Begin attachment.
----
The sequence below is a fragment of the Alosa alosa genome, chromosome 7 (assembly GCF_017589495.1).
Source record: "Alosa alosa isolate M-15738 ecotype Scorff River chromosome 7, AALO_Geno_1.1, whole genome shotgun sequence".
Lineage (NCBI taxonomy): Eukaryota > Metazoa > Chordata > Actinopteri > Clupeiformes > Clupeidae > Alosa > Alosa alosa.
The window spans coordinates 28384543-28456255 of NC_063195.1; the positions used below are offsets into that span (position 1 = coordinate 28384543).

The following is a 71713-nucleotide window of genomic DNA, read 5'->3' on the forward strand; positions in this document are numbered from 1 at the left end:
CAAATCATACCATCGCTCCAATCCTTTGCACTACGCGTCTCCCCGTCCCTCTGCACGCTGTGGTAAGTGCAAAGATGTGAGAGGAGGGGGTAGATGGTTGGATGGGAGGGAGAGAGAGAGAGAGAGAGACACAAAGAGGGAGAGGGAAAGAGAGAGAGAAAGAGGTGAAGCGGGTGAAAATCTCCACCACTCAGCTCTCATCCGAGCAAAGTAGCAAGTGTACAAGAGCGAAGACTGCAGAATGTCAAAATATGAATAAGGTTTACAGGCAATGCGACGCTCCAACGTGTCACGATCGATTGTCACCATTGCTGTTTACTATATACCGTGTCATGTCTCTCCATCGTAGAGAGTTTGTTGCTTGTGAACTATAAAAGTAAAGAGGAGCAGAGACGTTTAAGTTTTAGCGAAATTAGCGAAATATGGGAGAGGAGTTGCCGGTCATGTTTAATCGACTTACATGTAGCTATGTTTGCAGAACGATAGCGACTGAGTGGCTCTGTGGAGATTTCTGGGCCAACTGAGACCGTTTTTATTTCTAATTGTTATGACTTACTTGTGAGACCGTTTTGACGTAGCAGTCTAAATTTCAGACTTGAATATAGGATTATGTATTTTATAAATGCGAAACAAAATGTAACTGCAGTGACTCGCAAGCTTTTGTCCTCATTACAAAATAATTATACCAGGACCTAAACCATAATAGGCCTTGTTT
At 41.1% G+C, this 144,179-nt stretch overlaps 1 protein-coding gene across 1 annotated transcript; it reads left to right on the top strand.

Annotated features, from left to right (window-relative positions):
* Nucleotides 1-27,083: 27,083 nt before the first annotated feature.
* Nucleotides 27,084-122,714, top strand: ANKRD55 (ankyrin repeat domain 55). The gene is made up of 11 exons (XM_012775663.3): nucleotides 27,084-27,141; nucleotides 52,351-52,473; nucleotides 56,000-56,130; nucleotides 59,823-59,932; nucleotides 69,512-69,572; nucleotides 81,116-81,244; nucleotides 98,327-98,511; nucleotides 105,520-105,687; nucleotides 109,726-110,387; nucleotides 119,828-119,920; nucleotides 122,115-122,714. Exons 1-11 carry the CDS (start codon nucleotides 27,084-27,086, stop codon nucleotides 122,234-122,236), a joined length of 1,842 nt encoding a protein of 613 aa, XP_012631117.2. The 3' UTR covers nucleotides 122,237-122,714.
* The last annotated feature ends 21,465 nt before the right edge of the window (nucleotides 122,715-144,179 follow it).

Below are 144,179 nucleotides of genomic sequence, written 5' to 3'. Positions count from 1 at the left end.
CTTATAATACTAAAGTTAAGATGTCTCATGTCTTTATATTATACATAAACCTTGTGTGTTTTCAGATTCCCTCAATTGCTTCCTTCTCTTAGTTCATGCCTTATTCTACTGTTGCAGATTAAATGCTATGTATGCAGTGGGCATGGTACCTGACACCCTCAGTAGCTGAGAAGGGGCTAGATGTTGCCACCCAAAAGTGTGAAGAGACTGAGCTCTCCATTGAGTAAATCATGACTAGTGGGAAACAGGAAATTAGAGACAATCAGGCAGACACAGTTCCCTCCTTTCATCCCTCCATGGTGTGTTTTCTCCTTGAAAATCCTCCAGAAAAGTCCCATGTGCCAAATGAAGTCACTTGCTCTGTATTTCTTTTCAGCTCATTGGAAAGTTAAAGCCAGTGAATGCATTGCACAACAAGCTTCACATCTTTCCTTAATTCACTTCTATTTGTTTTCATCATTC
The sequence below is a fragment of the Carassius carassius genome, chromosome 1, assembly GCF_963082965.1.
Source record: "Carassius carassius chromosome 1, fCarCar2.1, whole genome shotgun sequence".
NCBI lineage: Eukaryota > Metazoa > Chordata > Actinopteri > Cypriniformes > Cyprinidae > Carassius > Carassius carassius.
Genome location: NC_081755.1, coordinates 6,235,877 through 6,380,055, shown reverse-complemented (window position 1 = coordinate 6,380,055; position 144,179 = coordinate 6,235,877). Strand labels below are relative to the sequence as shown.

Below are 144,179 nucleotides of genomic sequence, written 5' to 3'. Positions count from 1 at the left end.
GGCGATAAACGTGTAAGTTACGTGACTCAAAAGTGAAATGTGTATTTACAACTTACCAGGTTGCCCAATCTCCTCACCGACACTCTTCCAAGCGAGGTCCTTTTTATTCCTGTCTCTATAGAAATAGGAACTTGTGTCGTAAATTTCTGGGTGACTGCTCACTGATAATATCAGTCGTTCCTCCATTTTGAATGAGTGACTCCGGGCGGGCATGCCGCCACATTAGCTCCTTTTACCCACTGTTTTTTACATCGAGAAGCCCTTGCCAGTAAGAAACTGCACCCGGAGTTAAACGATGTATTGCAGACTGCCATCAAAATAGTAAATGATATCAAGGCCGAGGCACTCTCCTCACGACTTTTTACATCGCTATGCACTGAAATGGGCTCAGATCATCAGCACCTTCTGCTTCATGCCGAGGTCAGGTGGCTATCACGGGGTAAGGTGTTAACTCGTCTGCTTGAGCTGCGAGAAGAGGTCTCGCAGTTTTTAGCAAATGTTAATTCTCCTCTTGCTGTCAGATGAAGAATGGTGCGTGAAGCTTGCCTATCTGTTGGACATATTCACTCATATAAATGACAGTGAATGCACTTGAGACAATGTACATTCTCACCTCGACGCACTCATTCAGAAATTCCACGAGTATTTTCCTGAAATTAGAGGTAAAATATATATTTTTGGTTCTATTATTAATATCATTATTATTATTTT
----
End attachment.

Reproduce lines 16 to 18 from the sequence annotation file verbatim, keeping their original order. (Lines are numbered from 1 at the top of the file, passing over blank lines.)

NCBI lineage: Eukaryota > Metazoa > Chordata > Actinopteri > Cypriniformes > Cyprinidae > Carassius > Carassius carassius.
Genome location: NC_081755.1, coordinates 6,235,877 through 6,380,055, shown reverse-complemented (window position 1 = coordinate 6,380,055; position 144,179 = coordinate 6,235,877). Strand labels below are relative to the sequence as shown.

Below are 144,179 nucleotides of genomic sequence, written 5' to 3'. Positions count from 1 at the left end.